White said outreach is important for college students because many students don’t know how to register or realize how easy it is.
An estimated 23.7 million young voters (ages 18-29) voted in the 2016 presidential election — 50 percent of U.S. citizens in that age group, according to an election day report from the Center for Information and Research on Civic Learning and Engagement (CIRCLE).
Though low, the youth voter turnout in 2016 represents an improvement from the 2014 midterm elections, CIRCLE reported. Only 19.9 percent of young voters in the United States cast a ballot in 2014 elections.
According to Frendreis, it’s common to see higher youth participation in presidential election years, and with the exception of 2016, young people have been turning out to vote at decreasing rates.
Frendreis expects this year’s midterm elections to be much higher in young voter participation over the last midterm in 2014.
Lauren Finnegan, a sophomore nursing major, registered to vote at the table in Lewis Library.
Finnegan said she decided to register because she didn’t vote in the 2016 presidential election and has since realized how important it is for her to exercise that right.
“I wish that I had had that knowledge before the presidential election in 2016, but it’s something that I came to learn more after … I realized how the election can influence my life and other people’s lives and people that I care about,” Finnegan said.
The 19-year-old added that Loyola’s political advocacy and encouragement of student activism is how she came to know more about the 2016 election in the first place.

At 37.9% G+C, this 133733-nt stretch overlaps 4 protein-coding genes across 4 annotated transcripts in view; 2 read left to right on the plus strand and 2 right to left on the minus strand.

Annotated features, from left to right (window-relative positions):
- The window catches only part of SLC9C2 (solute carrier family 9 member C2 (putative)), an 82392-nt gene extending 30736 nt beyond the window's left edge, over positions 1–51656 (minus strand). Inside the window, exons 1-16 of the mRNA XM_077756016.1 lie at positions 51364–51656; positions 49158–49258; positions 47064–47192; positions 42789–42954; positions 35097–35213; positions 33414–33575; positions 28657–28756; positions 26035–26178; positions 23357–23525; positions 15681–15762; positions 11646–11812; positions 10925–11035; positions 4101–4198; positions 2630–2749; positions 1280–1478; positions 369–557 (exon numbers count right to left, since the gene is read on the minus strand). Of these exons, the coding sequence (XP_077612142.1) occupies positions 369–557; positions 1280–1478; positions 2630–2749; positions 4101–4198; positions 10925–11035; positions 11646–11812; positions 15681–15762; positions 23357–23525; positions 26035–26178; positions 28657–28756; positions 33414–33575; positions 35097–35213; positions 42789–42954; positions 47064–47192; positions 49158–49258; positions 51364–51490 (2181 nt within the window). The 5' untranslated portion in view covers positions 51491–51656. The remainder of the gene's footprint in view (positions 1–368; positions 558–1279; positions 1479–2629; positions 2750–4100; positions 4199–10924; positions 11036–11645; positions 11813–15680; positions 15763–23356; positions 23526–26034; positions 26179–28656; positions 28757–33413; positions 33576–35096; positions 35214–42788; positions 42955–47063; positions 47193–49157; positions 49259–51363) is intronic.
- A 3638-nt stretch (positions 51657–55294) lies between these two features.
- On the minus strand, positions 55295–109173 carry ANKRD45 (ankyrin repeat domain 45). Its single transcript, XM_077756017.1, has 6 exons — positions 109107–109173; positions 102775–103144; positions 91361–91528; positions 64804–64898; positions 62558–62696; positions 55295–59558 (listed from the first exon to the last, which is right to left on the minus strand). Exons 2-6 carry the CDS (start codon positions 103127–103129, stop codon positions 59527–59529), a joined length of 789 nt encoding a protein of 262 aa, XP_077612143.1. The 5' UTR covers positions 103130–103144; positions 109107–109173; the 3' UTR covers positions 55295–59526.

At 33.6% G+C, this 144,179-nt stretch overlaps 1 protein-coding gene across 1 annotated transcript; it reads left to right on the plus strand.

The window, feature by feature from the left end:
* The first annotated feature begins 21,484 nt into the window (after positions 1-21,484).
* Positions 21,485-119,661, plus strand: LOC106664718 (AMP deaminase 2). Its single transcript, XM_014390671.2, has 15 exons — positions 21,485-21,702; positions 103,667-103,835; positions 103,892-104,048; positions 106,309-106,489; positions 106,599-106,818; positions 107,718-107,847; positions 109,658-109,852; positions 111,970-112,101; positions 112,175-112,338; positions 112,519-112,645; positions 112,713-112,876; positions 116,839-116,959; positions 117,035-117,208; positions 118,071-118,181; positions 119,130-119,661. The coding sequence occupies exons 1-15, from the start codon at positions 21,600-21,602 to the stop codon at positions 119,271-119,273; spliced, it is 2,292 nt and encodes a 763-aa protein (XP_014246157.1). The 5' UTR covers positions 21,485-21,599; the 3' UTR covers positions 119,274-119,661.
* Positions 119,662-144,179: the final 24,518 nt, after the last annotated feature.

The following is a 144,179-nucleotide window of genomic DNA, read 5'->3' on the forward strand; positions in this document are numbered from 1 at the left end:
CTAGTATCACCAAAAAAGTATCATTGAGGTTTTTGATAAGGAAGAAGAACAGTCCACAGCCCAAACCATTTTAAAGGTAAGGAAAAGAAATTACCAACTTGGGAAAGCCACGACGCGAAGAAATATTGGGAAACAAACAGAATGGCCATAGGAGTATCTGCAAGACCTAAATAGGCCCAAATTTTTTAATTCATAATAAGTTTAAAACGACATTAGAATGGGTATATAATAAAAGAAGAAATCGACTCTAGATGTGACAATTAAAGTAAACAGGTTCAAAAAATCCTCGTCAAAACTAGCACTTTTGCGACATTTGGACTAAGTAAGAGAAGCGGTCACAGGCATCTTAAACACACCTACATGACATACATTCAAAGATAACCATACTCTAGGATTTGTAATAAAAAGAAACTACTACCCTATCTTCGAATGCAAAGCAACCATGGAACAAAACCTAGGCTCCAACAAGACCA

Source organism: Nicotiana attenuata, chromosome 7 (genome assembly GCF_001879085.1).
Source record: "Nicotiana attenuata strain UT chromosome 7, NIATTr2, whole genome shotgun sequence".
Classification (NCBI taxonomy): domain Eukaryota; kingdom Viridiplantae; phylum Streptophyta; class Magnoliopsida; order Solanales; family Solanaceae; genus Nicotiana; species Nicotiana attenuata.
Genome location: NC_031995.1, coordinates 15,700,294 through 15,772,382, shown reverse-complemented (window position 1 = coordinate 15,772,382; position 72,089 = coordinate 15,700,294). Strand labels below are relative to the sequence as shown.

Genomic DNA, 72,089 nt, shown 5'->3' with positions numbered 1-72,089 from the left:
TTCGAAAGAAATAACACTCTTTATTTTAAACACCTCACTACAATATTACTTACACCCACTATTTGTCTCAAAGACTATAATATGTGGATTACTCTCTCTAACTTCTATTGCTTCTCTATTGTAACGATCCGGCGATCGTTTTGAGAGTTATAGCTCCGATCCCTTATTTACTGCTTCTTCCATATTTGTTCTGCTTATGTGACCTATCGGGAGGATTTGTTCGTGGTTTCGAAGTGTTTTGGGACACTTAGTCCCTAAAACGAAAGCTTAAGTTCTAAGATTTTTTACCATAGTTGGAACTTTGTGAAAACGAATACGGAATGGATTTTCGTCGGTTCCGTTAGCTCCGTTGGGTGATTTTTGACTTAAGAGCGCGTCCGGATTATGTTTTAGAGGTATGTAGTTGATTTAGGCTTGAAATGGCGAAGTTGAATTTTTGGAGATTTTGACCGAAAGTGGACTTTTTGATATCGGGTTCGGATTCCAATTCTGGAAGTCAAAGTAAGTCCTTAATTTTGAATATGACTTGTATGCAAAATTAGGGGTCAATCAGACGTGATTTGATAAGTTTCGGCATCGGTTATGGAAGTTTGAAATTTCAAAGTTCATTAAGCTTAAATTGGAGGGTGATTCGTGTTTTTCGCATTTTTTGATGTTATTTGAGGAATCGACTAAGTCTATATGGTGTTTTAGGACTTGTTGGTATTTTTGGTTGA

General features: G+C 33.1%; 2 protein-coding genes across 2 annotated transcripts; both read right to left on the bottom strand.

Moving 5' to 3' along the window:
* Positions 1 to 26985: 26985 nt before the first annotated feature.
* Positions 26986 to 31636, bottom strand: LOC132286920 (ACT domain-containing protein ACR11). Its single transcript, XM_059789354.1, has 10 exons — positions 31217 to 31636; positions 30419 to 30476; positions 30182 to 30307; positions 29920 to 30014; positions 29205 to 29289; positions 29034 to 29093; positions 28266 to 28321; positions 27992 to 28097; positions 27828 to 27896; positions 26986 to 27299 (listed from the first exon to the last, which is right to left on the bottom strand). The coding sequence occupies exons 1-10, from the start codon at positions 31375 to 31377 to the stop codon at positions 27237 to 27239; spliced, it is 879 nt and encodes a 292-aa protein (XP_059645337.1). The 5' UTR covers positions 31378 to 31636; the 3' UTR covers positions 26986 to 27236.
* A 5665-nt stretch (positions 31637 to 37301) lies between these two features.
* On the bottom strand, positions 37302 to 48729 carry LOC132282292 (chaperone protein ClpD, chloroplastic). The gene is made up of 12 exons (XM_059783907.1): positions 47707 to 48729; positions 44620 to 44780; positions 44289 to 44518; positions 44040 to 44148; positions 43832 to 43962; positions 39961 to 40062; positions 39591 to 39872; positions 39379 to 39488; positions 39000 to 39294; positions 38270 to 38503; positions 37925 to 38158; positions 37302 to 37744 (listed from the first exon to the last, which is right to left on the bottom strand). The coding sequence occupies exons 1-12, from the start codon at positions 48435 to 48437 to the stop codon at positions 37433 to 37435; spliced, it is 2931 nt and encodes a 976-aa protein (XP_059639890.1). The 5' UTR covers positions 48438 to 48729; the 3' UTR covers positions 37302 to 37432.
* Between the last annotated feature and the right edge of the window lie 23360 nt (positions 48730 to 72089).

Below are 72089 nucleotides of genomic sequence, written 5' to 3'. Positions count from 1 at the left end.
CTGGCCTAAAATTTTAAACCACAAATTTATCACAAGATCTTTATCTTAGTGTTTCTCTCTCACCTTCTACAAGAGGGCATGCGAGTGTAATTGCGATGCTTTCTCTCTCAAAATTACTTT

“Coming into college, I learned so much more information just because of the setting and the way the professors talk about it, my peers, everything like that,” Finnegan said. “It definitely makes me more aware of what’s going on and more [eager] to engage.”
Natalia Gardocki, a senior environmental science major, voted in the 2016 presidential election and said the 2016 election affected her peers in impactful ways.
“I feel like as a generation we are feeling kind of down, not as hopeful for the future with the current administration,” Gardocki said. “If more of us registered to vote in the next election we can definitely bring about a change.”
Gardocki also said she noticed last week’s voting campaign when it occurred on campus, but didn’t see much information about it prior to the event and felt like it could have been publicized better.
Loyola’s libraries have put on similar events in the past, such as a presidential voter registration event in 2016 and a number of workshops, according to Paterson. She also said this is the first time a voting event has taken place at both campuses and that there are plans for continued events and workshops this coming fall.
Early voting for the primary election runs March 5-19. March 20 is the final day voters can cast ballots. All Illinois polls are open from 6 a.m. to 7 p.m.